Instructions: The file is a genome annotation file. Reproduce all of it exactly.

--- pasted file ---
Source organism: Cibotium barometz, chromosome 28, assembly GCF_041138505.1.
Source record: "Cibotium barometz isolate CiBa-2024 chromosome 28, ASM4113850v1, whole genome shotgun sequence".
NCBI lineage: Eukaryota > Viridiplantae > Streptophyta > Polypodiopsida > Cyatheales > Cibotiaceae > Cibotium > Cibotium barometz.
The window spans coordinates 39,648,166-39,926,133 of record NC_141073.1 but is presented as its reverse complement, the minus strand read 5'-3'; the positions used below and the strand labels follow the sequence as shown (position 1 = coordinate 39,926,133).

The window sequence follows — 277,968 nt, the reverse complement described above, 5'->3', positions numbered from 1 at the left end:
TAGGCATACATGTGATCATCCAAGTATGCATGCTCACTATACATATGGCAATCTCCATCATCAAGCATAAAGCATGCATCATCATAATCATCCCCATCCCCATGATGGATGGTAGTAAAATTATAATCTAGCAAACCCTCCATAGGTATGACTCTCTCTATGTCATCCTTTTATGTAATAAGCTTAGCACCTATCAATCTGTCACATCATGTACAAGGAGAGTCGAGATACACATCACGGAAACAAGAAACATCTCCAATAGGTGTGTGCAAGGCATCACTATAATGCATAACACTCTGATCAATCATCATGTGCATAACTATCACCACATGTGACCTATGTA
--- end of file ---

Source organism: Cibotium barometz, chromosome 28, assembly GCF_041138505.1.
Source record: "Cibotium barometz isolate CiBa-2024 chromosome 28, ASM4113850v1, whole genome shotgun sequence".
NCBI lineage: Eukaryota > Viridiplantae > Streptophyta > Polypodiopsida > Cyatheales > Cibotiaceae > Cibotium > Cibotium barometz.
The window spans coordinates 39,648,166-39,926,133 of record NC_141073.1 but is presented as its reverse complement, the minus strand read 5'-3'; the positions used below and the strand labels follow the sequence as shown (position 1 = coordinate 39,926,133).

The window sequence follows — 277,968 nt, the reverse complement described above, 5'->3', positions numbered from 1 at the left end:
TAGGCATACATGTGATCATCCAAGTATGCATGCTCACTATACATATGGCAATCTCCATCATCAAGCATAAAGCATGCATCATCATAATCATCCCCATCCCCATGATGGATGGTAGTAAAATTATAATCTAGCAAACCCTCCATAGGTATGACTCTCTCTATGTCATCCTTTTATGTAATAAGCTTAGCACCTATCAATCTGTCACATCATGTACAAGGAGAGTCGAGATACACATCACGGAAACAAGAAACATCTCCAATAGGTGTGTGCAAGGCATCACTATAATGCATAACACTCTGATCAATCATCATGTGCATAACTATCACCACATGTGACCTATGTA